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Lebanon’s solar energy transformation

This picture taken on August 29, 2022 shows the solar panels system installed for the village of Toula in northern Lebanon. For the first time in two years, people in north Lebanon's Toula can enjoy ice-cream on summer days thanks to solar energy - a simple treat turned luxury by a nationwide electricity crisis. While many rely on expensive generators for electricity, a growing number of people, companies and state institutions are turning to solar -- not out of environmental concern, but because it has become their only option. (Photo by JOSEPH EID / AFP)

How Lebanon's electricity crisis is embracing sustainable and clean energy with the solar power boom

Power cuts have been a persistent issue in Lebanon for decades due to a dysfunctional energy sector. Energy experts point out that for those who can install solar power, it is ten times cheaper than relying on private generators, as state-run electricity is barely available. Thirty percent of Lebanon’s electricity supply now comes from renewable sources, with the country exceeding its 1000 megawatt ceiling for solar installations. Experts say this means Lebanon has met its 2030 target for reducing emissions, although this achievement was not the result of a deliberate plan to combat global warming but rather a reaction to the economy’s collapse.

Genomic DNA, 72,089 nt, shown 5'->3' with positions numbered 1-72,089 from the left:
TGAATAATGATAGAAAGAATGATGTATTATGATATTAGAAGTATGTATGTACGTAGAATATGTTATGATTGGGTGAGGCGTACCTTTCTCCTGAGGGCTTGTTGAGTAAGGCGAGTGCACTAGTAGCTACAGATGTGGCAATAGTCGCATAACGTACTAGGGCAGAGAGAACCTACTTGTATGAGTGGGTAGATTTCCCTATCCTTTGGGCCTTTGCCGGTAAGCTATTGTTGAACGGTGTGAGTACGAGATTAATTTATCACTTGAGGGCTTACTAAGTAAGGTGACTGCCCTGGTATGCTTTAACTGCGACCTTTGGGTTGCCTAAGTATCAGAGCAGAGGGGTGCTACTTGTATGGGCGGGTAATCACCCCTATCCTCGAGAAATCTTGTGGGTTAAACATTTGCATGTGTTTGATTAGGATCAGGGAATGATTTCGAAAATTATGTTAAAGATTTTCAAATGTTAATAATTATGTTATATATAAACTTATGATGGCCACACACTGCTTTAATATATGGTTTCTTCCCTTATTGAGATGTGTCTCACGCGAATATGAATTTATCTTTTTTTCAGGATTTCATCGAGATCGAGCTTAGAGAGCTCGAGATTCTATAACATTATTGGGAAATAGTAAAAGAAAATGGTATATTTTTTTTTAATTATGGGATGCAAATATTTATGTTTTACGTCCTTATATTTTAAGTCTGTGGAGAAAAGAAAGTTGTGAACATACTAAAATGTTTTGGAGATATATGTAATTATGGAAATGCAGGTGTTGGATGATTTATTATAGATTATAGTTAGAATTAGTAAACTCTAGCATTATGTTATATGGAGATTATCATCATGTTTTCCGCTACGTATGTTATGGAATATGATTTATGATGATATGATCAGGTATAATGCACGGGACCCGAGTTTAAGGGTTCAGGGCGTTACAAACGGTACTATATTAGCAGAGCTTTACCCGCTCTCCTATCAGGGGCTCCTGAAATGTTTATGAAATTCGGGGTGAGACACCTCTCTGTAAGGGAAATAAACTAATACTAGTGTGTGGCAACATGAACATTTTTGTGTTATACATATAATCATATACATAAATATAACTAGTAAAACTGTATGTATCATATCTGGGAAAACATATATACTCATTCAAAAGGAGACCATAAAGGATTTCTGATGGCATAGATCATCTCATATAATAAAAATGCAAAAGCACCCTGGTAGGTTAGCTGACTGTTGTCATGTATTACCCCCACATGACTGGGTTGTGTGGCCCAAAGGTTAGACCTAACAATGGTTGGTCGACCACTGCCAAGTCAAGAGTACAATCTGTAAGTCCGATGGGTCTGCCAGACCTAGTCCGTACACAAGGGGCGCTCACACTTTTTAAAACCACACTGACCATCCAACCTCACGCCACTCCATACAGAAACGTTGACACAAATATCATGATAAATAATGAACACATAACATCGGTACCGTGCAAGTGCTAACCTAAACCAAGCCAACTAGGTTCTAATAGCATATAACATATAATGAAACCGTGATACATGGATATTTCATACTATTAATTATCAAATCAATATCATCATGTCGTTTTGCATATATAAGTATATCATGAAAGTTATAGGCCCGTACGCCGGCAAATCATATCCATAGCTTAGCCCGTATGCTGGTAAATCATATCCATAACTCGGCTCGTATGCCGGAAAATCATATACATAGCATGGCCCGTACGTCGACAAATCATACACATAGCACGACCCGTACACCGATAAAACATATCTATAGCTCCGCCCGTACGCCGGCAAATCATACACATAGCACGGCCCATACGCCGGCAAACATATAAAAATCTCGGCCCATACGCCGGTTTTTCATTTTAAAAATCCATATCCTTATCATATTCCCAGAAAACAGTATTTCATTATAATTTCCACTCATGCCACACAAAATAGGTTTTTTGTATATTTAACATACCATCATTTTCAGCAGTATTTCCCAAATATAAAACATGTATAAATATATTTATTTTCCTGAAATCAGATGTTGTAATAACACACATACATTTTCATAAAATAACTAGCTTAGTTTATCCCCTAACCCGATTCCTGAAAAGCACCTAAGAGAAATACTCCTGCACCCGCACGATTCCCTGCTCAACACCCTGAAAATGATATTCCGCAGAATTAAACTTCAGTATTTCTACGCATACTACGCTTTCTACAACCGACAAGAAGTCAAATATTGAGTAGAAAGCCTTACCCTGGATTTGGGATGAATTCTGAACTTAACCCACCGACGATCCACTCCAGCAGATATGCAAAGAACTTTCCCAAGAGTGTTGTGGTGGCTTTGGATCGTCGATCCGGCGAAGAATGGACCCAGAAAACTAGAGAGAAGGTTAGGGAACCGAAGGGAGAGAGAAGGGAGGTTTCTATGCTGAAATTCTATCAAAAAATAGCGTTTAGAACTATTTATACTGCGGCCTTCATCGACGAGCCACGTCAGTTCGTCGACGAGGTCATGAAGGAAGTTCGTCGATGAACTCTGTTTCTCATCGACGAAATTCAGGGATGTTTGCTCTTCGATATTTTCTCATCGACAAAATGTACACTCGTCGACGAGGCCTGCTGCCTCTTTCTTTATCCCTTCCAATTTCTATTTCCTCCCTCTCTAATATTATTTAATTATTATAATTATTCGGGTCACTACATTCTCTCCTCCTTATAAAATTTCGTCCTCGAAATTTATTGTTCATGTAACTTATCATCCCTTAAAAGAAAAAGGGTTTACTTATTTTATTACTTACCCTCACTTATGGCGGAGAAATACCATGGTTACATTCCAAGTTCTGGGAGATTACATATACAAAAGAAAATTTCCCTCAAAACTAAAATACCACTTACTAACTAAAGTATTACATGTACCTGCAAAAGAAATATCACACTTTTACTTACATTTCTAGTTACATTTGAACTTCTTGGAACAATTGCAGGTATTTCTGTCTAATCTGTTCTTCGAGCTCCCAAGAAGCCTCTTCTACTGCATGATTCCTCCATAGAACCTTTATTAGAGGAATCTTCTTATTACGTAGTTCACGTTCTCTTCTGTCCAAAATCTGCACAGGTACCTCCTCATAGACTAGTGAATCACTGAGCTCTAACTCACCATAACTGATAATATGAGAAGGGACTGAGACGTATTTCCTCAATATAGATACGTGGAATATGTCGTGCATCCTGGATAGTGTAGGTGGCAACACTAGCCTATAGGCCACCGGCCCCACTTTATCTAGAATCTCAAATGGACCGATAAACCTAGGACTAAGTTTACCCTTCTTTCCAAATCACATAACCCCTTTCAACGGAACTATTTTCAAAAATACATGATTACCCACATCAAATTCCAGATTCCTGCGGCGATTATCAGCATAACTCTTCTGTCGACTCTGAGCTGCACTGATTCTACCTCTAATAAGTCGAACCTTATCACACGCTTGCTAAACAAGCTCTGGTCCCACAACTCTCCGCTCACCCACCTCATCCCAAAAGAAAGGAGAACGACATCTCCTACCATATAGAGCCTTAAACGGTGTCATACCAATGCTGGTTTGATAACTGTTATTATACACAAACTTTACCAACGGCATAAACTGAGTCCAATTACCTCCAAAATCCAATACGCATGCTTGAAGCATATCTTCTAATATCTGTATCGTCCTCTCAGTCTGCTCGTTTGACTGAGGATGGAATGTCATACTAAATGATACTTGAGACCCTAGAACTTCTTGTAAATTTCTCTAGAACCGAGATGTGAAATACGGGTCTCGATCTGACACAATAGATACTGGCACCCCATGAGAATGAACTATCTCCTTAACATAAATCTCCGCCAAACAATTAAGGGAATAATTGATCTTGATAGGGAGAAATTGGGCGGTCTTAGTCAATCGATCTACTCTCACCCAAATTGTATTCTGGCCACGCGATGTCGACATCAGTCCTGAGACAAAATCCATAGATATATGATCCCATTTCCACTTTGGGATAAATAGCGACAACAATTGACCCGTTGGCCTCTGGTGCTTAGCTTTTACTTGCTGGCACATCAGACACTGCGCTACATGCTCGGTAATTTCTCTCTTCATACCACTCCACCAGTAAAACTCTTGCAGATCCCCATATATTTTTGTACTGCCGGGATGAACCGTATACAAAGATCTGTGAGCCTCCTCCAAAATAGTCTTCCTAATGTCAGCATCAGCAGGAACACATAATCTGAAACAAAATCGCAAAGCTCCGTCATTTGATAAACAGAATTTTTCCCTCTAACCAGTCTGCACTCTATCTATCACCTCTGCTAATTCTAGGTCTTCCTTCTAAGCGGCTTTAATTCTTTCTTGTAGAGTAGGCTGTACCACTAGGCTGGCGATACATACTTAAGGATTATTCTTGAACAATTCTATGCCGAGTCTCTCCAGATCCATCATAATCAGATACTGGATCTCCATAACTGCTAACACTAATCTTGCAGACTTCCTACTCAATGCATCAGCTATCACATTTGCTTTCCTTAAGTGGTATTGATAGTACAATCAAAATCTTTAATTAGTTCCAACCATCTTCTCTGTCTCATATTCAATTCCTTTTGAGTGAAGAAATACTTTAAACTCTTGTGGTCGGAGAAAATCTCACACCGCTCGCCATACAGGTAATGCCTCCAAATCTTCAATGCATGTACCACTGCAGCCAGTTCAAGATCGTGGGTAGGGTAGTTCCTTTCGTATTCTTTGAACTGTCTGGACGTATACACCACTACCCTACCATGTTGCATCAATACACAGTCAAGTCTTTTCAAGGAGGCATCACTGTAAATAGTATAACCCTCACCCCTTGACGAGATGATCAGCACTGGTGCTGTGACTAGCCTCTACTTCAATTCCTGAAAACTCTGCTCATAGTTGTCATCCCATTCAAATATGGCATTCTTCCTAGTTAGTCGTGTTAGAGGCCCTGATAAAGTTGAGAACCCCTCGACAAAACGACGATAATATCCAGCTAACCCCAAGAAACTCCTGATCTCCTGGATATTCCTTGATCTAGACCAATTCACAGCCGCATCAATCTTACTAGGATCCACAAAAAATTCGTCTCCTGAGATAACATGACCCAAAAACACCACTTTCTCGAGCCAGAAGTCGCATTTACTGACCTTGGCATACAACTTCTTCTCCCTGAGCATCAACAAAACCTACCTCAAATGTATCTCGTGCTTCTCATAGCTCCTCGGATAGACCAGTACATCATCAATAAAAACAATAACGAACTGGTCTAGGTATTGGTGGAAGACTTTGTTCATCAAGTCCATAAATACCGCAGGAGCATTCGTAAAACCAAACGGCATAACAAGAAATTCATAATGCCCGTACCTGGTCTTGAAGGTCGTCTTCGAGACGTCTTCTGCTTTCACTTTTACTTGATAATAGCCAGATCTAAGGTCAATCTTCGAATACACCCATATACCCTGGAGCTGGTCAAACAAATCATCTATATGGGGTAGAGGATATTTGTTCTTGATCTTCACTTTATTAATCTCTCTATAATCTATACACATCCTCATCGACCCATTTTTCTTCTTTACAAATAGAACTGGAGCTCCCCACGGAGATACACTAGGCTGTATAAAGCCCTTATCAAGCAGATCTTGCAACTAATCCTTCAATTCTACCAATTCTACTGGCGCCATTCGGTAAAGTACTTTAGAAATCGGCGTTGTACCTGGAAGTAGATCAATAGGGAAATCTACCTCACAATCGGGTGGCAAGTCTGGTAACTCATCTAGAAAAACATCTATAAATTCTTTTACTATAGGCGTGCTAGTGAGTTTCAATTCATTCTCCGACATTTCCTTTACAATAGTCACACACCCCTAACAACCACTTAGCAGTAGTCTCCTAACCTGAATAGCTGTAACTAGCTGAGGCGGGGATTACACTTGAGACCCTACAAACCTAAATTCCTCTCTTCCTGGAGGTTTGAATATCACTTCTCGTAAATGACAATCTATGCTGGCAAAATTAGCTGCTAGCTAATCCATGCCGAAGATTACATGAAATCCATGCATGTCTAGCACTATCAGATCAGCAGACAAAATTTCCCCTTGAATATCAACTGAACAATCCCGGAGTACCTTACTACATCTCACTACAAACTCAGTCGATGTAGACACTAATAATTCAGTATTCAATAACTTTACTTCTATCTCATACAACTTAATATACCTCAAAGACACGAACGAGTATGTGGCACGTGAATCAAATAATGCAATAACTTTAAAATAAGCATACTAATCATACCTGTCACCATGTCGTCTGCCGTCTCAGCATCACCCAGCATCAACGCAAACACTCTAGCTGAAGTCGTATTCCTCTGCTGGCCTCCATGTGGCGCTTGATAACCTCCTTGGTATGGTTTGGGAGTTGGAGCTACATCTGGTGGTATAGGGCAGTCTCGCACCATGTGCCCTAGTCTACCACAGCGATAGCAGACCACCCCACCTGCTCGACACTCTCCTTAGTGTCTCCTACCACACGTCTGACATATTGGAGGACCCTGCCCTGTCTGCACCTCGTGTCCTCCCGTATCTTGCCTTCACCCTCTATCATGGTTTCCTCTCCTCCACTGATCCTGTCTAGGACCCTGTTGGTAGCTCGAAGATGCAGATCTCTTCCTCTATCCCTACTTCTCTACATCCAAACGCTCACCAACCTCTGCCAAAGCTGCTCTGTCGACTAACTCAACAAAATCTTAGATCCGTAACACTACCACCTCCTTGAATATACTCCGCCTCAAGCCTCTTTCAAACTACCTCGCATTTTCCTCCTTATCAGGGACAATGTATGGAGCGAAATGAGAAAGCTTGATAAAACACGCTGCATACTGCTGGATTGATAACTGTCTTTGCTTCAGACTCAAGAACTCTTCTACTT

Energy conservationists believe the pivotal change was the removal of subsidies on conventional power sources. Pierre Khoury, President of the Board of the Lebanese Center for Energy Conservation, told NOW: “Solar energy is no longer an alternative, it is a necessity. It has become increasingly common to see solar panels on suburban rooftops, parking lots, and farms. This cuts fuel costs and, in some cases, feeds municipal generators.”